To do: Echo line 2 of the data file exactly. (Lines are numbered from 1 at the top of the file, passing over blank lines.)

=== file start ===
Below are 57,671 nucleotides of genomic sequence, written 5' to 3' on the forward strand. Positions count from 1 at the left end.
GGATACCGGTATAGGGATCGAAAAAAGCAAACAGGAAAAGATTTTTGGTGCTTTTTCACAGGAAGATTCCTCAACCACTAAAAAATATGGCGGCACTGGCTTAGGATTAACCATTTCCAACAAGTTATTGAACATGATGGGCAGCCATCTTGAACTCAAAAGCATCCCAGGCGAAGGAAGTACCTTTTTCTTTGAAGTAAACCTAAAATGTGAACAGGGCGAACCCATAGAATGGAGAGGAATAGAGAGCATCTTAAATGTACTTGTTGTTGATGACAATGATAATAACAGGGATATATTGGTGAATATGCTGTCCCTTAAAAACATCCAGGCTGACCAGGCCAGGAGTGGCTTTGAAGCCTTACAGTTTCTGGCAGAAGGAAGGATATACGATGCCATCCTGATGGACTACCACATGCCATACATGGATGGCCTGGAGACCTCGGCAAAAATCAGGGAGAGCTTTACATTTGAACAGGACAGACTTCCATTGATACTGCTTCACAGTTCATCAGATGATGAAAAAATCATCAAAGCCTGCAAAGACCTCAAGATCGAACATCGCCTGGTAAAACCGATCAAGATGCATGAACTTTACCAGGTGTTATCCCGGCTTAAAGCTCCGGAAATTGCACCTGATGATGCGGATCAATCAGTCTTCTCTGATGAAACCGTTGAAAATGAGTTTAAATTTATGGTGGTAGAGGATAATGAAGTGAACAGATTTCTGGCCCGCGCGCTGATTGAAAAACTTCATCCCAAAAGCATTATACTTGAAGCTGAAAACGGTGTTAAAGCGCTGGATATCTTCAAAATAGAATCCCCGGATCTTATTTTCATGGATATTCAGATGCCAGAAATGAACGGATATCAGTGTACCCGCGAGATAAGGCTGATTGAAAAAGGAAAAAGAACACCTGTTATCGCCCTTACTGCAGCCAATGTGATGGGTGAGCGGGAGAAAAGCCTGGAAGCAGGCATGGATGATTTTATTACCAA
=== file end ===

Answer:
GGATACCGGTATAGGGATCGAAAAAAGCAAACAGGAAAAGATTTTTGGTGCTTTTTCACAGGAAGATTCCTCAACCACTAAAAAATATGGCGGCACTGGCTTAGGATTAACCATTTCCAACAAGTTATTGAACATGATGGGCAGCCATCTTGAACTCAAAAGCATCCCAGGCGAAGGAAGTACCTTTTTCTTTGAAGTAAACCTAAAATGTGAACAGGGCGAACCCATAGAATGGAGAGGAATAGAGAGCATCTTAAATGTACTTGTTGTTGATGACAATGATAATAACAGGGATATATTGGTGAATATGCTGTCCCTTAAAAACATCCAGGCTGACCAGGCCAGGAGTGGCTTTGAAGCCTTACAGTTTCTGGCAGAAGGAAGGATATACGATGCCATCCTGATGGACTACCACATGCCATACATGGATGGCCTGGAGACCTCGGCAAAAATCAGGGAGAGCTTTACATTTGAACAGGACAGACTTCCATTGATACTGCTTCACAGTTCATCAGATGATGAAAAAATCATCAAAGCCTGCAAAGACCTCAAGATCGAACATCGCCTGGTAAAACCGATCAAGATGCATGAACTTTACCAGGTGTTATCCCGGCTTAAAGCTCCGGAAATTGCACCTGATGATGCGGATCAATCAGTCTTCTCTGATGAAACCGTTGAAAATGAGTTTAAATTTATGGTGGTAGAGGATAATGAAGTGAACAGATTTCTGGCCCGCGCGCTGATTGAAAAACTTCATCCCAAAAGCATTATACTTGAAGCTGAAAACGGTGTTAAAGCGCTGGATATCTTCAAAATAGAATCCCCGGATCTTATTTTCATGGATATTCAGATGCCAGAAATGAACGGATATCAGTGTACCCGCGAGATAAGGCTGATTGAAAAAGGAAAAAGAACACCTGTTATCGCCCTTACTGCAGCCAATGTGATGGGTGAGCGGGAGAAAAGCCTGGAAGCAGGCATGGATGATTTTATTACCAA